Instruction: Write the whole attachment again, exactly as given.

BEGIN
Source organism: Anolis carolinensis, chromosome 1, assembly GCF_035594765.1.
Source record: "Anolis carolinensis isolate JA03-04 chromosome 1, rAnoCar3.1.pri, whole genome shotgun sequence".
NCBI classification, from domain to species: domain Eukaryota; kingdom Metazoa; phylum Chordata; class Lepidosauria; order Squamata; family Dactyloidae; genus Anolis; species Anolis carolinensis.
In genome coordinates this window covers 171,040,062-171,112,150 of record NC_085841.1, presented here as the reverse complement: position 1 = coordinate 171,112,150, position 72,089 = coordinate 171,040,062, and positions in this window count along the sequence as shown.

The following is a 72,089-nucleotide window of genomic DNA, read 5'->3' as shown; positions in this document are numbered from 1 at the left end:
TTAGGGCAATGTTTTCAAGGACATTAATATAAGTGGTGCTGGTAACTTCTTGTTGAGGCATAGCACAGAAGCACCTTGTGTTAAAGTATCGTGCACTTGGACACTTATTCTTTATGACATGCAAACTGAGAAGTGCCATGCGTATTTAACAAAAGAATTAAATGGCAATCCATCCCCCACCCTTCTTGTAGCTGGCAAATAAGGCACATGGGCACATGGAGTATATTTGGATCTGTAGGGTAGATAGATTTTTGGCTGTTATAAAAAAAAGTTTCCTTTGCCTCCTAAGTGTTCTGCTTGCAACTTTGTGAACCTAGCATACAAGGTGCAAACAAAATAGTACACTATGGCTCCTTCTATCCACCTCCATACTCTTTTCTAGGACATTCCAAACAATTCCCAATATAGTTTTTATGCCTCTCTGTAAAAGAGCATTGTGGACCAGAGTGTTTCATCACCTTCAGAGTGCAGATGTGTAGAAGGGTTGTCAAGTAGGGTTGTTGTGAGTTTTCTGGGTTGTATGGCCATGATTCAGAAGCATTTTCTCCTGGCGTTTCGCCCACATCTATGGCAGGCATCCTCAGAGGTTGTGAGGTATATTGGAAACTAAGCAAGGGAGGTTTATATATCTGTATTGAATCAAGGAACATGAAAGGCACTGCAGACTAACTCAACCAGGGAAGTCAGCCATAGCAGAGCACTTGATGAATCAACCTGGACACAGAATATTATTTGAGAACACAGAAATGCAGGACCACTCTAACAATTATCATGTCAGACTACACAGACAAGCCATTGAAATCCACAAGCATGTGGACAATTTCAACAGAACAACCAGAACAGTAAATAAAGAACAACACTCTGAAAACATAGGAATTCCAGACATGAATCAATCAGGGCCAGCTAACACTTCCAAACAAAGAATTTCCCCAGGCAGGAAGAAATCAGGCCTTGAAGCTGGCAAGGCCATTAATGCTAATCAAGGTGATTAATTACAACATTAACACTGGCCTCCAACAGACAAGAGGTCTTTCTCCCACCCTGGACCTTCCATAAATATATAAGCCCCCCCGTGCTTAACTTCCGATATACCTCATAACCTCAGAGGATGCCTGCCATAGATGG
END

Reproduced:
Source organism: Anolis carolinensis, chromosome 1, assembly GCF_035594765.1.
Source record: "Anolis carolinensis isolate JA03-04 chromosome 1, rAnoCar3.1.pri, whole genome shotgun sequence".
NCBI classification, from domain to species: domain Eukaryota; kingdom Metazoa; phylum Chordata; class Lepidosauria; order Squamata; family Dactyloidae; genus Anolis; species Anolis carolinensis.
In genome coordinates this window covers 171,040,062-171,112,150 of record NC_085841.1, presented here as the reverse complement: position 1 = coordinate 171,112,150, position 72,089 = coordinate 171,040,062, and positions in this window count along the sequence as shown.

The following is a 72,089-nucleotide window of genomic DNA, read 5'->3' as shown; positions in this document are numbered from 1 at the left end:
TTAGGGCAATGTTTTCAAGGACATTAATATAAGTGGTGCTGGTAACTTCTTGTTGAGGCATAGCACAGAAGCACCTTGTGTTAAAGTATCGTGCACTTGGACACTTATTCTTTATGACATGCAAACTGAGAAGTGCCATGCGTATTTAACAAAAGAATTAAATGGCAATCCATCCCCCACCCTTCTTGTAGCTGGCAAATAAGGCACATGGGCACATGGAGTATATTTGGATCTGTAGGGTAGATAGATTTTTGGCTGTTATAAAAAAAAGTTTCCTTTGCCTCCTAAGTGTTCTGCTTGCAACTTTGTGAACCTAGCATACAAGGTGCAAACAAAATAGTACACTATGGCTCCTTCTATCCACCTCCATACTCTTTTCTAGGACATTCCAAACAATTCCCAATATAGTTTTTATGCCTCTCTGTAAAAGAGCATTGTGGACCAGAGTGTTTCATCACCTTCAGAGTGCAGATGTGTAGAAGGGTTGTCAAGTAGGGTTGTTGTGAGTTTTCTGGGTTGTATGGCCATGATTCAGAAGCATTTTCTCCTGGCGTTTCGCCCACATCTATGGCAGGCATCCTCAGAGGTTGTGAGGTATATTGGAAACTAAGCAAGGGAGGTTTATATATCTGTATTGAATCAAGGAACATGAAAGGCACTGCAGACTAACTCAACCAGGGAAGTCAGCCATAGCAGAGCACTTGATGAATCAACCTGGACACAGAATATTATTTGAGAACACAGAAATGCAGGACCACTCTAACAATTATCATGTCAGACTACACAGACAAGCCATTGAAATCCACAAGCATGTGGACAATTTCAACAGAACAACCAGAACAGTAAATAAAGAACAACACTCTGAAAACATAGGAATTCCAGACATGAATCAATCAGGGCCAGCTAACACTTCCAAACAAAGAATTTCCCCAGGCAGGAAGAAATCAGGCCTTGAAGCTGGCAAGGCCATTAATGCTAATCAAGGTGATTAATTACAACATTAACACTGGCCTCCAACAGACAAGAGGTCTTTCTCCCACCCTGGACCTTCCATAAATATATAAGCCCCCCCGTGCTTAACTTCCGATATACCTCATAACCTCAGAGGATGCCTGCCATAGATGG